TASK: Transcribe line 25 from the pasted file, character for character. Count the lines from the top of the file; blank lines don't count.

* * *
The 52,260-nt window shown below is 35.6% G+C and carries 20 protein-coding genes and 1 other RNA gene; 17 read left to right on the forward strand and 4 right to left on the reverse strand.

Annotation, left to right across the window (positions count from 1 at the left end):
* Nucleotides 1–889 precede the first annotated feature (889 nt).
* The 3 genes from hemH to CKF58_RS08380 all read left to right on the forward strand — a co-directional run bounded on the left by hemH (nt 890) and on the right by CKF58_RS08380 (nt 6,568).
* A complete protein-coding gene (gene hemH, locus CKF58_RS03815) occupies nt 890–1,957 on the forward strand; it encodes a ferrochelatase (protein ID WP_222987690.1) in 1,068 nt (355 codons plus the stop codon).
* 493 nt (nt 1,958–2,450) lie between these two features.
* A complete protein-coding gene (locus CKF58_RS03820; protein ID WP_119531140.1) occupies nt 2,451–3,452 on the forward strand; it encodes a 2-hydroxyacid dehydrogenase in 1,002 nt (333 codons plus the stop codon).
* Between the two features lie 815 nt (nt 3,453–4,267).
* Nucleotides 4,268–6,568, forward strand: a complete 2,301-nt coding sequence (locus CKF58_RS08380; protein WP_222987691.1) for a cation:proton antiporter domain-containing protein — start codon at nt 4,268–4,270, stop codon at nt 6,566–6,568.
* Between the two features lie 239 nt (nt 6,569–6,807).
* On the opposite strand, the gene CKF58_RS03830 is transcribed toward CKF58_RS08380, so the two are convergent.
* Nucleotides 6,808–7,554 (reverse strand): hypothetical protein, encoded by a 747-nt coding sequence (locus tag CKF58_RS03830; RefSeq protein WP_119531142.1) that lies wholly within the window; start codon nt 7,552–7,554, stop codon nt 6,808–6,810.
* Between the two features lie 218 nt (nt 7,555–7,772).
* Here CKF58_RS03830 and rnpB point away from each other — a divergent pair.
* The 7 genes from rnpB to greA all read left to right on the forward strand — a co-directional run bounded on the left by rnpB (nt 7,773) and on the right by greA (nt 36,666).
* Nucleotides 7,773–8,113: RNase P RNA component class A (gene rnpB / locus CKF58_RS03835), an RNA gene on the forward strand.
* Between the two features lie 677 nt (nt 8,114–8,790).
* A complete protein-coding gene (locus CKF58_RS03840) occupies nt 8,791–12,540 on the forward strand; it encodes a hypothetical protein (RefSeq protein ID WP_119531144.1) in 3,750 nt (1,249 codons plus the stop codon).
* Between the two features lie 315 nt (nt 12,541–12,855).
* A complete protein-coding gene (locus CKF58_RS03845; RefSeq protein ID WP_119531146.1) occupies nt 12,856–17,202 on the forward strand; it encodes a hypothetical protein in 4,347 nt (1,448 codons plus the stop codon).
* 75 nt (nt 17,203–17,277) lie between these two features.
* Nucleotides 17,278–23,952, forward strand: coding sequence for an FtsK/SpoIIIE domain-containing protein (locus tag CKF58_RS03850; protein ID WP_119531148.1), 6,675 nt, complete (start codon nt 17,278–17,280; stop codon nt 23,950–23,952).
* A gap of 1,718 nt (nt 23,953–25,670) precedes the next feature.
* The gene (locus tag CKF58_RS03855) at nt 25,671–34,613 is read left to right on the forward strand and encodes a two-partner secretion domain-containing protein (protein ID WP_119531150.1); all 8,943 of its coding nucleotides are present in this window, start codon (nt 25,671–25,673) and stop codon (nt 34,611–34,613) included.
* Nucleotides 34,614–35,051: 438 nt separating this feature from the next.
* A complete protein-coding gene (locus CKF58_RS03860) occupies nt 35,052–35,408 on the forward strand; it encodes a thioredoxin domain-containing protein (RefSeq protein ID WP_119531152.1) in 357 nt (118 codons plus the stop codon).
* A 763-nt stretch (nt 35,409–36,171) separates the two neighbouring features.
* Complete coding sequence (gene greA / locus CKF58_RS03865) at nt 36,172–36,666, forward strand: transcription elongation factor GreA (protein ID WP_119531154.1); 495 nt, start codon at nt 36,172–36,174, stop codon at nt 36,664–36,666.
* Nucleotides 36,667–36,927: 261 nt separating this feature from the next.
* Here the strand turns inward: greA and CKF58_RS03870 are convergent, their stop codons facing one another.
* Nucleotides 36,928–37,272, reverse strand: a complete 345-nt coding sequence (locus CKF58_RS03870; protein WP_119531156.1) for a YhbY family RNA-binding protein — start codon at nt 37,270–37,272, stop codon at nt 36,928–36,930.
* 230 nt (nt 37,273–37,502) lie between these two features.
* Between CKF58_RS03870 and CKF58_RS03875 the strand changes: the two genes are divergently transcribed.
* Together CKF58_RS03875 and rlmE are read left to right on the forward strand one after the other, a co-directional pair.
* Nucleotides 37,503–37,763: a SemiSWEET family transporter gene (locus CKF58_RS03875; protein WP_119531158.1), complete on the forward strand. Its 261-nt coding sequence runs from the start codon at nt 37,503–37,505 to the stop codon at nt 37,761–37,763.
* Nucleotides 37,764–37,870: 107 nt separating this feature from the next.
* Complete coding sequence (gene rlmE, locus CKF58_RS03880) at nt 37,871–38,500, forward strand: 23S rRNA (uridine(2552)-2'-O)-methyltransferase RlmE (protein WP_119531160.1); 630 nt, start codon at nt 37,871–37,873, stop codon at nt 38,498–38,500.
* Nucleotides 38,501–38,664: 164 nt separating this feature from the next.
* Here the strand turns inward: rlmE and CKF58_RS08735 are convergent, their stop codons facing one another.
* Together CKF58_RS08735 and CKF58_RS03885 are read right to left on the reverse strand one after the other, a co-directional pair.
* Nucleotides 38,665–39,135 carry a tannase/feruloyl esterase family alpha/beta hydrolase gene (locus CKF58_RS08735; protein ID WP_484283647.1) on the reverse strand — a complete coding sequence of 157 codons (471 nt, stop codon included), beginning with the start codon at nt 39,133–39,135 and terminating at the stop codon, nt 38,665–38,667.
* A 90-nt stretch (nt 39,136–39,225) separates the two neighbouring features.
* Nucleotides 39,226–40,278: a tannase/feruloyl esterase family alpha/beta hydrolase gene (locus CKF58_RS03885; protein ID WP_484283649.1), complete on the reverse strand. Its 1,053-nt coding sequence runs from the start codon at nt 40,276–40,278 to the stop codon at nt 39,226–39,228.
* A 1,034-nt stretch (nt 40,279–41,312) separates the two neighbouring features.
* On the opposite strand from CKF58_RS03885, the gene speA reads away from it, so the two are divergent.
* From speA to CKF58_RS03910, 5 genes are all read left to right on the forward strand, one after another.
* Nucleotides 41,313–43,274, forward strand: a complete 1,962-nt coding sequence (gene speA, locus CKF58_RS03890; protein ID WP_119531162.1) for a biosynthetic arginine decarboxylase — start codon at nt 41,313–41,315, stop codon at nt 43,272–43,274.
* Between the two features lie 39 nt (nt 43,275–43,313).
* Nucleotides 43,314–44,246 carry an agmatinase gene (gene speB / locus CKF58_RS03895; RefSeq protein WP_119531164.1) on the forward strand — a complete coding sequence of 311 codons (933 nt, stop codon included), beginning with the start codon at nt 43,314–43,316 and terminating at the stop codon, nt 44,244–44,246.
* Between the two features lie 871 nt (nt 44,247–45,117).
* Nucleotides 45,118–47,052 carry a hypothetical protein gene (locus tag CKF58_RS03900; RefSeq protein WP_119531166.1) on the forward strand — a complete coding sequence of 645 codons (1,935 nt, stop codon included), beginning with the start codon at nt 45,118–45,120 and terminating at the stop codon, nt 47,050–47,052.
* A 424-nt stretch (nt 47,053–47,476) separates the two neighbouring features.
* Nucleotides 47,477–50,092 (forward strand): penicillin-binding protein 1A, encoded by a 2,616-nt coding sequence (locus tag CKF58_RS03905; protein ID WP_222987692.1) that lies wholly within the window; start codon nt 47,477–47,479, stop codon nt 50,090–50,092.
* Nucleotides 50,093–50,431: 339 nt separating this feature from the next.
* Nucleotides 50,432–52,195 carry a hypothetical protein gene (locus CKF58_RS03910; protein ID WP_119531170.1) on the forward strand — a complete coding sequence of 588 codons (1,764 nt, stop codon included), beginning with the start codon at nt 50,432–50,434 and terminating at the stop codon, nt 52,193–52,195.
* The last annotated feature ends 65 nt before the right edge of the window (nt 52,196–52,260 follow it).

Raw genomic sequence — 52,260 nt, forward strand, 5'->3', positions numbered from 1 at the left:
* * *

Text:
* Nucleotides 34,614–35,051: 438 nt separating this feature from the next.